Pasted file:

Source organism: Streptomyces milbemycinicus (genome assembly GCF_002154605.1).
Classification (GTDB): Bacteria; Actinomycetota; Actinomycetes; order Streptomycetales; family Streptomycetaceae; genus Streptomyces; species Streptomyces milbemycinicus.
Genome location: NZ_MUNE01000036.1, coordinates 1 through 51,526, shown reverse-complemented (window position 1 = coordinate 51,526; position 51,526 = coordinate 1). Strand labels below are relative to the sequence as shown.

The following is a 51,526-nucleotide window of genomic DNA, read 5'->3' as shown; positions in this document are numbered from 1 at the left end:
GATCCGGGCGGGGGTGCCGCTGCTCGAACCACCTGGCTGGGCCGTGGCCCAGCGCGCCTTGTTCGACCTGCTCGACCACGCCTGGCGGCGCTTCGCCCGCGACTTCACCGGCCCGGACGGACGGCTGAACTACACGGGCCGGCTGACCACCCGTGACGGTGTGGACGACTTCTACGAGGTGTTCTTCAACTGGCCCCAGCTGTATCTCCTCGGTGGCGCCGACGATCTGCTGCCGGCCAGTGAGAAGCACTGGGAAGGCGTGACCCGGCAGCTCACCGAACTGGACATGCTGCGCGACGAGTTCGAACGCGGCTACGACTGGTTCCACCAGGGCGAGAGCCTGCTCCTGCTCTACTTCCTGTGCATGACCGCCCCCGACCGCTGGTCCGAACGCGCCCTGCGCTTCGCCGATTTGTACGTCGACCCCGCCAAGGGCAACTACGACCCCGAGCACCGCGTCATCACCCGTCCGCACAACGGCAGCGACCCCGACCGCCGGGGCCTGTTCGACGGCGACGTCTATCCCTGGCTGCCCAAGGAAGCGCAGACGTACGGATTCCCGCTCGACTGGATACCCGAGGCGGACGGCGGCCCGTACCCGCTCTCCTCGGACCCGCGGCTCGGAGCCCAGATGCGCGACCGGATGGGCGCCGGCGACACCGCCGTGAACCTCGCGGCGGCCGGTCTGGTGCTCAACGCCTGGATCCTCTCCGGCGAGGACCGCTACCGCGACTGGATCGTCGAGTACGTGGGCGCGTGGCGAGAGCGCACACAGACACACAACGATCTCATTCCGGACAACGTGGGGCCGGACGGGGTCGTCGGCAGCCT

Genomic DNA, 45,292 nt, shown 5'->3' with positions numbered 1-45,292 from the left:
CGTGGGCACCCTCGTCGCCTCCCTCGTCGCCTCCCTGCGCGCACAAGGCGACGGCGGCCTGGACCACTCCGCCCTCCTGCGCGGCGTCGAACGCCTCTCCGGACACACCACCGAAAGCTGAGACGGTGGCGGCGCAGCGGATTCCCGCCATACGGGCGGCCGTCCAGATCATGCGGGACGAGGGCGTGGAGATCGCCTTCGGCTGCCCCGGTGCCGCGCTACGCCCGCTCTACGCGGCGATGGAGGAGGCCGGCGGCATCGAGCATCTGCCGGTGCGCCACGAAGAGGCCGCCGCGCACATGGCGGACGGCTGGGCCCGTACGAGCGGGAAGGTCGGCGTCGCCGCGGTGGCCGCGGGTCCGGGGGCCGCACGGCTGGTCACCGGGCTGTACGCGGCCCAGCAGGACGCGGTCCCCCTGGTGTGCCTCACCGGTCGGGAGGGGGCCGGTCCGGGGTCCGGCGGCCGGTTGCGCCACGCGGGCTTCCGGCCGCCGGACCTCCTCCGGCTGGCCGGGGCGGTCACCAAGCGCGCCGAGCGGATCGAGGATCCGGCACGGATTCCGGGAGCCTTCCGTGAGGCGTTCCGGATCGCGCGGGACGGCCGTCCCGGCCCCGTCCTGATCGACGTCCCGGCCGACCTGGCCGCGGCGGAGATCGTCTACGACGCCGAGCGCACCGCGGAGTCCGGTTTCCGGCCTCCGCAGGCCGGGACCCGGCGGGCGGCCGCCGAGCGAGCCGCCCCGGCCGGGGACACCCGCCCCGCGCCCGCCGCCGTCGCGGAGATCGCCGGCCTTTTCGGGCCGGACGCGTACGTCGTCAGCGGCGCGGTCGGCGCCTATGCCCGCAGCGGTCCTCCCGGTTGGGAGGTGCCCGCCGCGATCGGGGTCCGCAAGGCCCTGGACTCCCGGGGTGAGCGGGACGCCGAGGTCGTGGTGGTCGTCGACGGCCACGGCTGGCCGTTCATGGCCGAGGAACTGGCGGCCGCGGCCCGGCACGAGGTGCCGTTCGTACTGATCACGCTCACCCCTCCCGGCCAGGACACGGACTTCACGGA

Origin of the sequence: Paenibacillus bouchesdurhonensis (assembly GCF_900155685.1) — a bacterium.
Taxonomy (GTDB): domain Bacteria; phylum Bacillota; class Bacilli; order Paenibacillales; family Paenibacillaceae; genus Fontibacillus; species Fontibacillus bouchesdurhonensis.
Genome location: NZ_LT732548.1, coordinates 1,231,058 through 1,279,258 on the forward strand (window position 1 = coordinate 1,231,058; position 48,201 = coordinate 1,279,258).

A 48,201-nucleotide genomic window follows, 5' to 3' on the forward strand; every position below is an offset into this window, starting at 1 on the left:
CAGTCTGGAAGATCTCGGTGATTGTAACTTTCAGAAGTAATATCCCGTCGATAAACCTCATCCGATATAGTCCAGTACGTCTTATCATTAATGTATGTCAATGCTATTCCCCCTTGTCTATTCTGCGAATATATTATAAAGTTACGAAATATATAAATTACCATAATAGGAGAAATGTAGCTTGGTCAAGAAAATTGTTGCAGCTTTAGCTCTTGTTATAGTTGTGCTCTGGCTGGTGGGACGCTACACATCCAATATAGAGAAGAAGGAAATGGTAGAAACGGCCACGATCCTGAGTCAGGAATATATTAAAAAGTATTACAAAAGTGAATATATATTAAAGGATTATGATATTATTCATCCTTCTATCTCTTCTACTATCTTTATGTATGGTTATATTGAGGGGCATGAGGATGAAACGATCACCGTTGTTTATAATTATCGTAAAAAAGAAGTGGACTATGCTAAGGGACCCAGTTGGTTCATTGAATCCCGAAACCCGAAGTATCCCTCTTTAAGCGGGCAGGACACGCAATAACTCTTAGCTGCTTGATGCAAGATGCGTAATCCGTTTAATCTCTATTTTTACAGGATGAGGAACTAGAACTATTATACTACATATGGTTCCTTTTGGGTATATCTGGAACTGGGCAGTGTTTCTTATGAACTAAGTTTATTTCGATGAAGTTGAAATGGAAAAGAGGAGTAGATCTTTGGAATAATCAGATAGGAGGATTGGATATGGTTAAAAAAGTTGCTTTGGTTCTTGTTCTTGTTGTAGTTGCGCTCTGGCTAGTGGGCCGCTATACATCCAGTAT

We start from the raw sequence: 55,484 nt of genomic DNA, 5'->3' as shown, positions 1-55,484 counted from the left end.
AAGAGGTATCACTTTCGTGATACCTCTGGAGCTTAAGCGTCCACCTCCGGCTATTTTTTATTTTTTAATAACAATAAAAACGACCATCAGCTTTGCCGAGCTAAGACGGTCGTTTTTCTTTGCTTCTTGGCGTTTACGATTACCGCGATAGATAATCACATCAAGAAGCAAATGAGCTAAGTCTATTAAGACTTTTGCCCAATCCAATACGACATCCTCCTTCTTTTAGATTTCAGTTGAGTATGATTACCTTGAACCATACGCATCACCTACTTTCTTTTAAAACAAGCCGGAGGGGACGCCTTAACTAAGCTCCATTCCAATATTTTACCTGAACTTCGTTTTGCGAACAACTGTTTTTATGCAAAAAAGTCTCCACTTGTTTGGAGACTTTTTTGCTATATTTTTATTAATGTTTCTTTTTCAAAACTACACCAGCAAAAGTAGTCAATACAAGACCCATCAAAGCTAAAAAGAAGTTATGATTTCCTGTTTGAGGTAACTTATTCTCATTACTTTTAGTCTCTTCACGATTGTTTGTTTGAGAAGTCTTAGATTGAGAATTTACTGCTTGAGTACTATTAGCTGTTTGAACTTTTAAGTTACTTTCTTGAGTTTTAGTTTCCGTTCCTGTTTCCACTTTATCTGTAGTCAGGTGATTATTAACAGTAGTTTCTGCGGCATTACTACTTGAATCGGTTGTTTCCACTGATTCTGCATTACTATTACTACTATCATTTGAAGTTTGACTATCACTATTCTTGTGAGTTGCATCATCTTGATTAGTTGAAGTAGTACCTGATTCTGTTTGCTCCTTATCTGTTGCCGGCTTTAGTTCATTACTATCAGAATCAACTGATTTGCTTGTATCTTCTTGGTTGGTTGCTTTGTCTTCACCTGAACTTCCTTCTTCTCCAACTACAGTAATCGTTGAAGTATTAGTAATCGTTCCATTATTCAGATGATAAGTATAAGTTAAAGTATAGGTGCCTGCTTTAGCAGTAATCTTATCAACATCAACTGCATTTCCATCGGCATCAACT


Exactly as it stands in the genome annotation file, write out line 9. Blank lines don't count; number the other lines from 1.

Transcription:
Taxonomy (GTDB): domain Bacteria; phylum Bacillota; class Bacilli; order Paenibacillales; family Paenibacillaceae; genus Fontibacillus; species Fontibacillus bouchesdurhonensis.